Larry had recently retired and moved back to North Carolina, but was diagnosed with late stage lung cancer, and died without most of us having much of a warning that he was mortally ill. Thanks to the efforts of poets such as Elena Karina Byrne and Brendan Constantine, we were able to have an evening for the community to mourn his loss and affirm our gratitude for the gift of his life to poetry.

Richard Modiano started the evening off by reminding everyone that Larry did more than lead the Coffee Cartel. He served with great distinction on the Board of Trustees of Beyond Baroque at a time when the Board was in need of devoted members, and one can see that Richard was all too aware of how no one but himself truly understood how much Larry’s contribution made a difference in getting Beyond Baroque that much closer to this anniversary year. Only someone in the day-to-day operations of a literary non-profit can know how one other person can determine whether an organization flourishes or merely survives. Because of Larry’s efforts, Beyond Baroque moved closer to flourishing.

Other noteworthy poets who participated in the evening were Suzanne Lummis, Beth Rusico, Cathi Sandstrom, and Michael C. Ford. Thanks to Alexis Rhone Fancher, and with her permission, here are some photographs of the event. In order, from the top photograph down: Richard Modiano, poet and Artistic Director, Beyond Baroque; Beth Rusico; Michael C. Ford; Cathi Sandstorm; and Suzanne Lummis at the podium with other poets. All photographs, copyright (c) Alexis Rhone Fancher, 2018.

Brendan Constantine was not able to make the event, so I started off my tribute by reading his blurb for Larry’s collection of poems, Amnesia and Wings:

“Sometimes thing just / end,” write Larry Colker, “but we name it / change.” In his new collection of poems, Amnesia and Wings, the poet has reinvented the ode, the ballad & the planet. it tuns out we never leave this world; it leaves us, touch by touch and thing by thing. But here are enchantments in the empty spaces if we would only look for them. We will never be made whole again but, “That’s not the point: enchantment, even for a day, / can make a whole life bearable.” — Brendan Constantine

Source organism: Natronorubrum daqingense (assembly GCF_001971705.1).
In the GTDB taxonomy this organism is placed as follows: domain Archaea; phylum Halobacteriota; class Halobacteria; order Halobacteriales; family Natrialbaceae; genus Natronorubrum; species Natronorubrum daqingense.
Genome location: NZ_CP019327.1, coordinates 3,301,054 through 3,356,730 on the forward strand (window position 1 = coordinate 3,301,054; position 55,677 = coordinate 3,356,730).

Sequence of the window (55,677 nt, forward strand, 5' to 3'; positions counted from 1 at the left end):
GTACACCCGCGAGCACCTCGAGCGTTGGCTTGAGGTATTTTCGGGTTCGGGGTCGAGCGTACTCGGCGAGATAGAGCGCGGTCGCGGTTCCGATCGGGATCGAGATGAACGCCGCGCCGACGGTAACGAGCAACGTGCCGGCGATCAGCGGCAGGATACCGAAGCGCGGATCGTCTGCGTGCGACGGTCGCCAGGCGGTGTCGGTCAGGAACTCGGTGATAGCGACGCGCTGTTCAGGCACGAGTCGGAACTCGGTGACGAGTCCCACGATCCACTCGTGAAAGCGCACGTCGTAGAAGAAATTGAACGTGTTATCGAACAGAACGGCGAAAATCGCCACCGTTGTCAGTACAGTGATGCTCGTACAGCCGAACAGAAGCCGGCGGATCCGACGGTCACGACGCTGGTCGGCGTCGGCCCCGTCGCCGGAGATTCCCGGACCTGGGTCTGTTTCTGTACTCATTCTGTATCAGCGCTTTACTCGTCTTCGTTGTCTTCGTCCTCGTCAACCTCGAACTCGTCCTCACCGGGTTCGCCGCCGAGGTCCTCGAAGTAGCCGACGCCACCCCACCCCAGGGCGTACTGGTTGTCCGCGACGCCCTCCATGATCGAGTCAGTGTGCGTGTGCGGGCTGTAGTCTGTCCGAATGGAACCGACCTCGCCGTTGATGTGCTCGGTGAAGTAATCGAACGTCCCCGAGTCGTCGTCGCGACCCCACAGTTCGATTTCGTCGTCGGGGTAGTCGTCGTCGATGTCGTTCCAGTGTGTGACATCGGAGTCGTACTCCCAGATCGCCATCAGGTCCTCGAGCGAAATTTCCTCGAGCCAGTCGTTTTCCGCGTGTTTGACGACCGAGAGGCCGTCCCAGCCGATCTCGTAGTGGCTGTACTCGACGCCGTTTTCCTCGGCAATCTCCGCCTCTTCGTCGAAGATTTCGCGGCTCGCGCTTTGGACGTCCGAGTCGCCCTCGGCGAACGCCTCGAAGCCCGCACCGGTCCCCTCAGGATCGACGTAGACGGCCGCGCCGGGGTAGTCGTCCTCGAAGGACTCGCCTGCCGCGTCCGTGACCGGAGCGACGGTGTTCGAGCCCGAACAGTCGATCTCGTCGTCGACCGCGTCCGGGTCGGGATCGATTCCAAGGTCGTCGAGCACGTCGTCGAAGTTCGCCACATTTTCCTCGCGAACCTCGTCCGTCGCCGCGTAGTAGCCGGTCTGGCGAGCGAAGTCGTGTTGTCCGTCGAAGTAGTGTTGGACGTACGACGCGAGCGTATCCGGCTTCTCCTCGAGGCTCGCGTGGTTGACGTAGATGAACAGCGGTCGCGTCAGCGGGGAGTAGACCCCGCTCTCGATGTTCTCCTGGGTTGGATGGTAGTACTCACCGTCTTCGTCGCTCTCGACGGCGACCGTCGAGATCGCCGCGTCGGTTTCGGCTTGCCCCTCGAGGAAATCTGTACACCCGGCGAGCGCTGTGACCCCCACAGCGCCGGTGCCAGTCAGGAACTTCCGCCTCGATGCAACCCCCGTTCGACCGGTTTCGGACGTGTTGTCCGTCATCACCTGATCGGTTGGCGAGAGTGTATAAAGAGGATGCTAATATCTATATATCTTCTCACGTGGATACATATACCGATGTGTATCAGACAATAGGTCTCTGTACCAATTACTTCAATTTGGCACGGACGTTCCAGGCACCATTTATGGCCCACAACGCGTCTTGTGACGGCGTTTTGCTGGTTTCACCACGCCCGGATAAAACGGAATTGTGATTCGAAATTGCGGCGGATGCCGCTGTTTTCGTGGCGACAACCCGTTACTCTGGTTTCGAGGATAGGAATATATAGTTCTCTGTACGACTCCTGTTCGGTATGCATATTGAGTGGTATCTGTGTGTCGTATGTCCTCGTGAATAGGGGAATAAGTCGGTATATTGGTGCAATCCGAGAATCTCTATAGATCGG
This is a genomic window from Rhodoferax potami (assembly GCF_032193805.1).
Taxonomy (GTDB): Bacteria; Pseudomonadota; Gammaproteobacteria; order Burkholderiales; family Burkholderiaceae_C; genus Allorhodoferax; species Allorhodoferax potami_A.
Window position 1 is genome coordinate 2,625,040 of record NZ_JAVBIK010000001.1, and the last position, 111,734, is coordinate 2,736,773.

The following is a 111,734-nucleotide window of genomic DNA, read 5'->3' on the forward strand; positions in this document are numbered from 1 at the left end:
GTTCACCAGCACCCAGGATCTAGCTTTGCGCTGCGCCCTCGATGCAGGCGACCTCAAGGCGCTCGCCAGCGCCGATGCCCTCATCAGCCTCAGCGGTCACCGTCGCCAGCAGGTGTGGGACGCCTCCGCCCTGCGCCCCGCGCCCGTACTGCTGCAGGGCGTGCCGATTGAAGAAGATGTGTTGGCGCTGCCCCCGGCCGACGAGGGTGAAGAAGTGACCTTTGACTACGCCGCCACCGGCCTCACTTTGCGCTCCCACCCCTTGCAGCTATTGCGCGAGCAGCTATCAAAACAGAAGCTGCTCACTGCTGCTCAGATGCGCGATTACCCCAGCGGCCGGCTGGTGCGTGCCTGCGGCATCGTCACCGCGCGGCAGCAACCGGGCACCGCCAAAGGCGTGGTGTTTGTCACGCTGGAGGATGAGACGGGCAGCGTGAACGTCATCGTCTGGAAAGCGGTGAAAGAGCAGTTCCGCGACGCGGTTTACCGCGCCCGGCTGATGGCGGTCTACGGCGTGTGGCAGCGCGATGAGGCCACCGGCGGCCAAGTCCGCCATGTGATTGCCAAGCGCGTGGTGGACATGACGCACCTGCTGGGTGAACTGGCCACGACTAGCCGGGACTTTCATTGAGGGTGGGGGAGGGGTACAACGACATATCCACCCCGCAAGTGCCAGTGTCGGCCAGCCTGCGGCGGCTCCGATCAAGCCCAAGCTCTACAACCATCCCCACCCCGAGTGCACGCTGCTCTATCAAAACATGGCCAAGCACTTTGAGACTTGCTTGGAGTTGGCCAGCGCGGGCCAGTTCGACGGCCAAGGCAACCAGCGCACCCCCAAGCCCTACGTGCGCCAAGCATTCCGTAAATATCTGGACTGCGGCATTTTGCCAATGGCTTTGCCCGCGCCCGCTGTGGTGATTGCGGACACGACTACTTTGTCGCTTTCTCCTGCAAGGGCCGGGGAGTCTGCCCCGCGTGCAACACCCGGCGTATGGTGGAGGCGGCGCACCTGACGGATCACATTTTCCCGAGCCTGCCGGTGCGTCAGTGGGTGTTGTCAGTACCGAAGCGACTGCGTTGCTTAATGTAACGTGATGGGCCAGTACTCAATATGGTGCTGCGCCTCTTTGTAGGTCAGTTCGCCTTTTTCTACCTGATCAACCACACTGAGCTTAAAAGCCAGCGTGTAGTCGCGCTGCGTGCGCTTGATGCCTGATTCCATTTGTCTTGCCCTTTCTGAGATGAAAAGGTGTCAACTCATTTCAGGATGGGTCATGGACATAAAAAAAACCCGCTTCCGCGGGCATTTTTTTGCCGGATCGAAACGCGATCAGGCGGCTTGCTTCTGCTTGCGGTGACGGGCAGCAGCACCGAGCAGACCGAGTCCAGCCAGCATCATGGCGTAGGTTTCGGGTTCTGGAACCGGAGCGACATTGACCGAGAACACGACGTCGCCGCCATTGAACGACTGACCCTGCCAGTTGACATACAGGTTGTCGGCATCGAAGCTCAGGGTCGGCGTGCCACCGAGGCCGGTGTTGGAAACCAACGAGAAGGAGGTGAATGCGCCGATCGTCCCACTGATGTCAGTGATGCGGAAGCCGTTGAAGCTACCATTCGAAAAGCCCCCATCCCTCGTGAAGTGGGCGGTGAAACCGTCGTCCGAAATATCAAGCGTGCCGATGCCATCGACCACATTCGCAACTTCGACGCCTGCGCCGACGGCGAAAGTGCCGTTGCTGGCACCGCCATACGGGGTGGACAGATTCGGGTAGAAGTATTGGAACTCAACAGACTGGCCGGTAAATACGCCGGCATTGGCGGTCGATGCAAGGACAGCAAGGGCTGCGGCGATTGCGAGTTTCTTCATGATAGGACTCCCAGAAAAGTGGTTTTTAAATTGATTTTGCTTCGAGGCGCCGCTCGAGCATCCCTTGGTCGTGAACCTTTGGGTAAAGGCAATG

I noted that the other two blurbs were written by Cecilia Woloch and Charles Harper Webb, both of whom were central to Larry’s experiences as a poet studying with other master poets at the Idyllwild Poetry Festival. Larry’s life as an audible presence in our community was hardly limited to Redondo Beach.

In one of the photographs below, Cathi Sandstorm can be seen reading one of Larry’s best poems. I told the audience last night that I had been reading that very poem earlier in the day and that I had heard Larry’s voice adding a line to the poem. Indeed, he is still present in our lives as working poets.

You can find “The Leap” at the following link:

Larry Colker: Four Poems

It was originally published in The Sun magazine.

Richard Moidano - Colker

Beth Rusico - Colker

Michael C Ford - Colker

Cathi Sandstrom - Colker

Colker - Group

Beyond Baroque’s Gala Bacchanal – November 10, 2018

Saturday, September 15th, 2018

Tickets for the Beyond Baroque’s Gala Bacchanal on November 10 will go on sale next week! This celebration of Beyond Baroque’s 50th anniversary will be graced with the presence of poet Will Alexander, who will receive a Lifetime Achievement Award, and Viggo Mortenson, an artist, poet and actor who has a rare understanding of Beyond Baroque’s contribution to the literary arts on the West Coast. Mortensen will receive the Alexandra Garrett Award for 2018.